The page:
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Drivers are critically important components of your computer, but knowing when and how to update them isn't as easy or as obvious as we might like.
I have been reading about the importance of updating, if required, the various device drivers within in a system. As I understand it, this can be done by identifying the driver that may require updating and then, by accessing the manufacturers web site, determine if there are any updates. If so I believe that the update can be downloaded. Does the download over write the existing data within the device in question?
I must confess to being a bit nervous regarding this approach and because of this I have looked at driver update services such as those provided by PCDrivers and others.
Drivers are another one of those "computer things" that are just so much more confusing magic to most average computer users.
I'll touch a little on what they are, and then my philosophy about when and how to update them.
Windows doesn't know everything about every possible piece of hardware. For example it knows about network cards, but not how to make each and every possible network card work. That's the job of what's called "driver" software, or just "drivers".
Drivers translate Window's generic instructions into the specific commands that make the hardware do what it does. Each piece of hardware attached to your system requires a driver to do this translation.
Some confusion comes from the fact that there are a ton of drivers that just come with Windows. When you install Windows, or when you add new hardware to your computer, Windows will frequently just notice the change and automatically install the appropriate drivers. In fact, that's pretty much what "plug and play" is all about. In many common scenarios you may never even see or know about anything related to drivers - things just work.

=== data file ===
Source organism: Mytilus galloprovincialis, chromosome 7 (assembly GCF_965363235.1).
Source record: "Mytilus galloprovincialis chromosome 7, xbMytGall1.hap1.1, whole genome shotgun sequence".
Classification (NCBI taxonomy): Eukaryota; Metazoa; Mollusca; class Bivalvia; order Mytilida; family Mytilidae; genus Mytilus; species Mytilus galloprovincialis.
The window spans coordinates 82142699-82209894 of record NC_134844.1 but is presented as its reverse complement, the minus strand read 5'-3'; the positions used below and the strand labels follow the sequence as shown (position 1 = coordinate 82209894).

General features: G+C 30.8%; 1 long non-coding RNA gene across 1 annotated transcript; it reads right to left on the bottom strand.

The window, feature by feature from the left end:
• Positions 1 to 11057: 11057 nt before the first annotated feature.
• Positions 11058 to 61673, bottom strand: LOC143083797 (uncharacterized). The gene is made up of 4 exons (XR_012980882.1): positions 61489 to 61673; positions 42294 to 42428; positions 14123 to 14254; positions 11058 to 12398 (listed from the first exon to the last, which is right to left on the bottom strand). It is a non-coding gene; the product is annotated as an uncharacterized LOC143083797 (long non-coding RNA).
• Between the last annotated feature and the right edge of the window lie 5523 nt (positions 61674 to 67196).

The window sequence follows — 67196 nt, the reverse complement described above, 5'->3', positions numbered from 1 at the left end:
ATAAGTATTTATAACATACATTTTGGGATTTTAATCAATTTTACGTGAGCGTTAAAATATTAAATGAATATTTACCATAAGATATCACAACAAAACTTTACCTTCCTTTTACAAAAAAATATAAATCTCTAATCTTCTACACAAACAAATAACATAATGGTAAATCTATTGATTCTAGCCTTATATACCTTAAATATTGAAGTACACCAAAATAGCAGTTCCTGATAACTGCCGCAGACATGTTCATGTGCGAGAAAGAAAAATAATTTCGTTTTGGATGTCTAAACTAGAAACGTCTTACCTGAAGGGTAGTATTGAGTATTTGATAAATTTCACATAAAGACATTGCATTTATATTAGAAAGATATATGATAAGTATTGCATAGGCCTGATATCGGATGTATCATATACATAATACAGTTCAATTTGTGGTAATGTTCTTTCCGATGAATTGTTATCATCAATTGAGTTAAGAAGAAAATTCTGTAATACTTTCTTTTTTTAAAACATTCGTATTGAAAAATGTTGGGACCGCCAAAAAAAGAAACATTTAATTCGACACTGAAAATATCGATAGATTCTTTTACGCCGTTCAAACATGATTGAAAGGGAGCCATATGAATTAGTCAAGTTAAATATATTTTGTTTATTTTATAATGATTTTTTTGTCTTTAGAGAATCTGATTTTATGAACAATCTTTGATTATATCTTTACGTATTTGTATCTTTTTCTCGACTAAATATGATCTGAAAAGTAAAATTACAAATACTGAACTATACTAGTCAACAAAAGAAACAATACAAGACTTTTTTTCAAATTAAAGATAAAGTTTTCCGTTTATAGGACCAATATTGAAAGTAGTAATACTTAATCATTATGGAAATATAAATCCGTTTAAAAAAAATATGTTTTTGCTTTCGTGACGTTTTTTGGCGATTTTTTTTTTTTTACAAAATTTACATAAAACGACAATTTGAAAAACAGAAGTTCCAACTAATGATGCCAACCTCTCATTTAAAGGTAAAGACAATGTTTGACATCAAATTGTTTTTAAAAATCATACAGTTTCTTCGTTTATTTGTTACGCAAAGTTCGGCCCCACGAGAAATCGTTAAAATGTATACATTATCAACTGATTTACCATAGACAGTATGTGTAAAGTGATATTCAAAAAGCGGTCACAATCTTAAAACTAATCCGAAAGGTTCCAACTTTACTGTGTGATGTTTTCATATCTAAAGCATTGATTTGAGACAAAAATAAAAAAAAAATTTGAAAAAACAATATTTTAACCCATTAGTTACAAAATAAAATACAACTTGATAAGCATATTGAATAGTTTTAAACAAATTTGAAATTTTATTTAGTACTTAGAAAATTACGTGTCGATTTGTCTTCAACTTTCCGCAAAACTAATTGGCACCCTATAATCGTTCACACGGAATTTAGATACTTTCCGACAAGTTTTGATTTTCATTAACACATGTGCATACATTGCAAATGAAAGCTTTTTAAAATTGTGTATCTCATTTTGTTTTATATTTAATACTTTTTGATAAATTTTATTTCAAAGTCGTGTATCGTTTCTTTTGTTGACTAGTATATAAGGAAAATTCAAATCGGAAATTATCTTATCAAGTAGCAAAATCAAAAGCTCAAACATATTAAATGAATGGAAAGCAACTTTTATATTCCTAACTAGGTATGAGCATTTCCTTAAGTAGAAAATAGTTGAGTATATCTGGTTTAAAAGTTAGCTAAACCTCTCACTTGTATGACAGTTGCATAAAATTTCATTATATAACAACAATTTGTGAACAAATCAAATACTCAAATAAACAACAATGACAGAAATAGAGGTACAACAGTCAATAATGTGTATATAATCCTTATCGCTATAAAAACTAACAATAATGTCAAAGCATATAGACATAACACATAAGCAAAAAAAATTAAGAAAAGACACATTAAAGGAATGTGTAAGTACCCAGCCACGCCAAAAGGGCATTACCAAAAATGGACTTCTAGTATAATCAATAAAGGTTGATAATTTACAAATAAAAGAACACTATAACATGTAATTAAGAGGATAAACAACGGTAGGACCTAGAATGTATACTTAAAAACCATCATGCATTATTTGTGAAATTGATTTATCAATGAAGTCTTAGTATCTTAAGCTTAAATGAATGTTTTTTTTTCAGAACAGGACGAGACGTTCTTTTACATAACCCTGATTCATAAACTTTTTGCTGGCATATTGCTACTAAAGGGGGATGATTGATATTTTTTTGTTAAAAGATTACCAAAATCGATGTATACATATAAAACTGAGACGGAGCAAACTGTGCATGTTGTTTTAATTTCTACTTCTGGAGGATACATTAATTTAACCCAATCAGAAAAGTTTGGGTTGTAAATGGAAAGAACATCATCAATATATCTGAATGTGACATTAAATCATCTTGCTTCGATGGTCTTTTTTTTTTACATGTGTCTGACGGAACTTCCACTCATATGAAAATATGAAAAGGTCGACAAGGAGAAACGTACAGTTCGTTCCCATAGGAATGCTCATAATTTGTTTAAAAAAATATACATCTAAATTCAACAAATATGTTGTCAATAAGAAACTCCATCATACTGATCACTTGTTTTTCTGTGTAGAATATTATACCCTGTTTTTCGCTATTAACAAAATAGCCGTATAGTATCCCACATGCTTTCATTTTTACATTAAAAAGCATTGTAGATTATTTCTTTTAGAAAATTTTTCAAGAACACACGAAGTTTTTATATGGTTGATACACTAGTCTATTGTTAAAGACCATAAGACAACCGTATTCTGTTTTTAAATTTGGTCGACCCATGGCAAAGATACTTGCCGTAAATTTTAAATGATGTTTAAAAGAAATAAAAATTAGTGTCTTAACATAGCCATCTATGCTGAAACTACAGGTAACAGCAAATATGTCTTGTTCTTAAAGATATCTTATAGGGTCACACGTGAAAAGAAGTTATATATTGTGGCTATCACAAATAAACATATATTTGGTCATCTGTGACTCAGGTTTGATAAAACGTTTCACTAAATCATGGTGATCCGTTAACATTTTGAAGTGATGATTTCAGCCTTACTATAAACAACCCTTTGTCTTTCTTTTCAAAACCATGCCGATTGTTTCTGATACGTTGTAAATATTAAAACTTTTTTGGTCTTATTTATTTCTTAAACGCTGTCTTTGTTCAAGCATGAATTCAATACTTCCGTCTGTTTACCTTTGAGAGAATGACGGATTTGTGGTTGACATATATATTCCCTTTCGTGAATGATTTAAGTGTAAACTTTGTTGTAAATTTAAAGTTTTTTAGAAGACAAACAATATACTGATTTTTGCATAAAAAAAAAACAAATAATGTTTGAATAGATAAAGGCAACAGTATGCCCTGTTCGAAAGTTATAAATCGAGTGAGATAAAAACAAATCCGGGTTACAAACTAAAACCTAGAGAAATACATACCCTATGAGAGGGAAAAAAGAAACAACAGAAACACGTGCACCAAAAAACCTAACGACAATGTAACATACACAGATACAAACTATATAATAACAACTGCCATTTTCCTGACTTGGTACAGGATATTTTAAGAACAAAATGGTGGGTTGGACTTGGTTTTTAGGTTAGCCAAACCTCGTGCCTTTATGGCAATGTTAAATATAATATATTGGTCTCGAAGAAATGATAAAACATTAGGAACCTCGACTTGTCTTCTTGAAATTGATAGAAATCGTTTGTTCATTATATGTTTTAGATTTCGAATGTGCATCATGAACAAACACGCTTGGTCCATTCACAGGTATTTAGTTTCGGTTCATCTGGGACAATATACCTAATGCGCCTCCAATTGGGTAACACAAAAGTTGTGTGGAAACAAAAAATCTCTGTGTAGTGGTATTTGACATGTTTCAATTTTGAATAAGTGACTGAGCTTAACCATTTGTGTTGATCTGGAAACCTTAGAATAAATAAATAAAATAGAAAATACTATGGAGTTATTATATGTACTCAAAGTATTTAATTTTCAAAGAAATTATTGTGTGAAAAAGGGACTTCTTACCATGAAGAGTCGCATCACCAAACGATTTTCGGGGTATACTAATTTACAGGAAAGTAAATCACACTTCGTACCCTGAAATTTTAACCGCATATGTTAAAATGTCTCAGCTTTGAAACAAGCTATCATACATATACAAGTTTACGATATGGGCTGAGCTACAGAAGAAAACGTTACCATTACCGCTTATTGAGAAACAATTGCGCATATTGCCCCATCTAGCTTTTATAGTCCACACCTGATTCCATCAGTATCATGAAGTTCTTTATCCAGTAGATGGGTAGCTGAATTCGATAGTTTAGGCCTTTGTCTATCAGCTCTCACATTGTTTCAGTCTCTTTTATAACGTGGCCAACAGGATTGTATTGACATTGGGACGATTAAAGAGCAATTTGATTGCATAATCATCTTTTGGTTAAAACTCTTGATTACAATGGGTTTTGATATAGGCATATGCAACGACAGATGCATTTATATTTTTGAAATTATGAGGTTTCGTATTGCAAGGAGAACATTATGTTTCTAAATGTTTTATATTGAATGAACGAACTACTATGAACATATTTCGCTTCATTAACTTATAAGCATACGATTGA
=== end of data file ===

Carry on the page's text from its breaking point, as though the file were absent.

However, not all possible drivers are included with Windows. That's when you get that "please insert the CD" message. When you have hardware whose drivers are not supplied with Windows the manufacturer is supposed to provide them, typically on a CD accompanying the device.
When to Update
I'm a firm believer in "if it ain't broke, don't fix it". That means I typically won't go updating drivers just for the sake of updating drivers. I need a reason.
The catch, of course, is that it's not always obvious that a driver might needs updating - or to continue the metaphor - that something is indeed broken and in need of fixing.
The reasons I'll update drivers boil down to a handful of scenarios, presented in what I'd say is the order in which they most commonly happen:
I'm experiencing a problem that appears to be related to hardware, and a driver update could help. For example, if my network card is acting flaky and there's an updated driver available for it, then that might be one of my first steps to attempting to diagnose or repair the problem.
I need a feature that the Windows-supplied driver doesn't support. Hardware might well be adequately supported by the drivers that come with Windows, but on occasion if you install the latest drivers directly from the manufacturer additional capabilities are exposed, or additional management utilities are provided.
The driver or related software notifies me that an update is available. Many devices will now include software that periodically checks for updates, and allows me the choice of installing them when they become available. While this actually violates my "if it ain't broke" statement, I'll typically allow these updates to happen, particularly for non-critical devices.